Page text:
Update: I fixed some flawed language in this posting.
This keeps coming up. Makes my day. Dan Kuttner likes to jump on items supporting the denial of AGW (anthropogenic global warming). For that I am thankful.
This time it relates to a post on the Scott Adams blog. Scott Adams, if you recall, is the cartoonist/commentator who has for over two decades ragged American corporate structure and our idiosyncratic social fabric. No scientist, himself, he likes to take on AGW, which he appears to doubt. Here’s the item in question:
SCOTT ADAMS’ BLOG
I pasted as much as I consider pertinent on the possibility it will be withdrawn in the future.
As you can see above, I posted a response to Dan’s posting on Facebook, inquiring whether he felt safe in venturing into this wilderness again. This considering his performance in a prior exchange:
In a previous conversation Dan made some claims related to atmospheric science. One went something like this (I do not have the exact quote), “Carbon dioxide weighs [some number] more than the rest of the atmosphere.” That statement struck me as odd to the extreme. The German physicists Wolfgang Pauli is noted as having said something like, “Das is nicht einmal falsch,” that is not even false (wrong).” It related to something so absurd that it went beyond not being true. Dan’s statement regarding carbon dioxide and the atmosphere is such a statement. Some explanation.
Carbon dioxide is a chemical compound, not a physical object. The atmosphere is a physical object. Any statement comparing a non-physical object with a physical object is beyond false. In this case there was no way for me to respond to Dan’s statement. The conversation unraveled from there.
So Dan has asked, “Did you answer his challenge?” I responded that I am in the process now, which is what this is. I need to answer Scott Adams’ challenge.
But first, what is his challenge? That may take some deciphering. The critical language is:
So today’s challenge is to find a working scientist or PhD in some climate-related field who will agree with the idea that the climate science models do a good job of predicting the future.
A trivial response to Adams’ challenge would be to find “a working scientist…” who will naively proclaim the models do a good job of predicting the future. I will not go that route. The matter concerning AGW is worth more attention than that. It is also worth more attention than Adams’ challenge. As stated, it would be impossible to address. For example, we would all have to agree on the meaning of the word “good” used to assess the quality of the models. Everything breaks down from there.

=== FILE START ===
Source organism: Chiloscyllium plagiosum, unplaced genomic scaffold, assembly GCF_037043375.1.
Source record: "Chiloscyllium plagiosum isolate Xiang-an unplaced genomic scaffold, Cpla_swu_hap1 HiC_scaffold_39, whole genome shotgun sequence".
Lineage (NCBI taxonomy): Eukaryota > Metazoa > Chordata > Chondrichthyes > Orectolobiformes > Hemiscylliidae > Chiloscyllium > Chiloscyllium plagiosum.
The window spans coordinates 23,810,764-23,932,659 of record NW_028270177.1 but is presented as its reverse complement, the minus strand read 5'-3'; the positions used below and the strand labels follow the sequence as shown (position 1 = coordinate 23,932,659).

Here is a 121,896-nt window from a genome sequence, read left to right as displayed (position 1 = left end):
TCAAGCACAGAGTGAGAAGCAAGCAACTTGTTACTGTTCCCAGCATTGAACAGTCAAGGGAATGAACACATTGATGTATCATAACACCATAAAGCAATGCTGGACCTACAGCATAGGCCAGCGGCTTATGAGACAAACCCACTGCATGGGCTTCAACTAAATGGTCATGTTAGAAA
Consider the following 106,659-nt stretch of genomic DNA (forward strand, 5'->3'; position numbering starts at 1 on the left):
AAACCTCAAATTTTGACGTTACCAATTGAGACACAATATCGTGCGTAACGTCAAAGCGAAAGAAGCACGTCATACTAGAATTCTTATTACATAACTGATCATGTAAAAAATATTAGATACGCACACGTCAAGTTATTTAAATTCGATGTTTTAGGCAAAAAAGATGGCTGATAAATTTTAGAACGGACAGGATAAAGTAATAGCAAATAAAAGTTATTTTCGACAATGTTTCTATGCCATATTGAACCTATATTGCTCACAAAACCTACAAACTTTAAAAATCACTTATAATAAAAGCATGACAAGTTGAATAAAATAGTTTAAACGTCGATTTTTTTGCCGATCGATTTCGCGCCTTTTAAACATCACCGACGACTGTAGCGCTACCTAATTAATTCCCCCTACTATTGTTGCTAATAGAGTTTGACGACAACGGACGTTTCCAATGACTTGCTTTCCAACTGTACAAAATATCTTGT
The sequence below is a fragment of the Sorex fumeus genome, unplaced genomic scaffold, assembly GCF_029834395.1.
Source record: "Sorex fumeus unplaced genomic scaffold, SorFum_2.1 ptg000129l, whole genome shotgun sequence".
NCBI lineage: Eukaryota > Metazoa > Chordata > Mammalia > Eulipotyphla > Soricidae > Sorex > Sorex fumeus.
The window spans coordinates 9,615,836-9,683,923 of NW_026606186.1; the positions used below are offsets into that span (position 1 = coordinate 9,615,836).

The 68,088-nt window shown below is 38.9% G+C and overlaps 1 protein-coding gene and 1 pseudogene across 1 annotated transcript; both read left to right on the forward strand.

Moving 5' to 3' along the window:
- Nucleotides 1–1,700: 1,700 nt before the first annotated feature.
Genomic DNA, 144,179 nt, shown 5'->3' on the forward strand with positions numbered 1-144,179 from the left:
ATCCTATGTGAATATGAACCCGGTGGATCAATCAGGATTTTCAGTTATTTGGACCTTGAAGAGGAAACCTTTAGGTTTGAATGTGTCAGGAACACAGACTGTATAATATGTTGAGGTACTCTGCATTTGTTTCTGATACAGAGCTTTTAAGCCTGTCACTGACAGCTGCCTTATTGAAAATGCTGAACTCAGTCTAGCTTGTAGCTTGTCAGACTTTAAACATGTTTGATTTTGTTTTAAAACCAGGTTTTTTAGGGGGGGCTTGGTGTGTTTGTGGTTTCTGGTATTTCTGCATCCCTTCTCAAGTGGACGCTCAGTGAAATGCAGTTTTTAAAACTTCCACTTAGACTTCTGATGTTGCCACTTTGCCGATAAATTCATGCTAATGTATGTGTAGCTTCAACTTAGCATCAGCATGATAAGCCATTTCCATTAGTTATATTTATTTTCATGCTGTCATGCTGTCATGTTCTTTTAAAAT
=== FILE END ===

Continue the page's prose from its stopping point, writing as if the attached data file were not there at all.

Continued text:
If Scott Adams will propose a challenge with more precise, even lucid, wording, it would be something everybody could work with. Something that would have to go would be any requirement that a model predict frequency and severity of hurricanes, future drought or flooding with great accuracy. Once again, an unquantifiable adjective is “great.”
Scott Adams’ challenge is really a phony challenge. Less than what he demands would be adequate. All Scott Adams needs to do to challenge the reality of AGW is to
refute demonstrate one of the following:
- Carbon dioxide, methane, and other such gases do not trap heat from solar radiation in the atmosphere.
- The concentration of these gases is not increasing and has not been steadily increasing for the past 50 years and more.
- Human activity is not contributing significantly to the increase of greenhouse gases in the atmosphere. Specifically, human activity is not responsible for the increase of carbon dioxide concentrations in the atmosphere represented by the Keeling Curve.
- The temperature of the combination atmosphere and hydrosphere is not increasing and has not been increasing for the past 50 years and more.
- Events beyond human control are alone responsible for the warming.
An additional point that is not part of the science behind AGW is the following:
- The increase in global temperatures will have little or no impact on human well-being.
And all of this has nothing to do with models.
As I was in the process of working this up, additional comments came in. Here is one:
The idea of constructing models without measurements sounds like something Dilbert’s pointy haired boss might have come up with.
As a retired scientist and engineer I take exception to David’s remark. Properly, constructing a model does not rely on measurements. I have constructed models, computer simulations, that presuppose initial conditions. The idea of the model is to determine the consequence of a set of initial conditions, the measurements.
If by “measurements” David means measurements of the atmosphere and such to assess the validity of models, then he has not been keeping up with the science. Atmospheric/oceanographic models are constantly assessed against progressive measurements.
Dan posted a comment on the Scott Adams blog:
What is to be said of this? I hope it is meant as a joke.
- What difference does it make who coined the term and for what reason? Petroleum, natural gas, and coal are fossil fuels. Fossil is a well-defined scientific term.
- Citing evidence going back to Immanuel Velikovsky is like citing evidence going back to Miguel de Cervantes. Does anybody care to follow up on that?
This post, and the ones in this series are titled The Age Of Embarrassment for a reason. Let’s not take that as a challenge and try to outdo each other.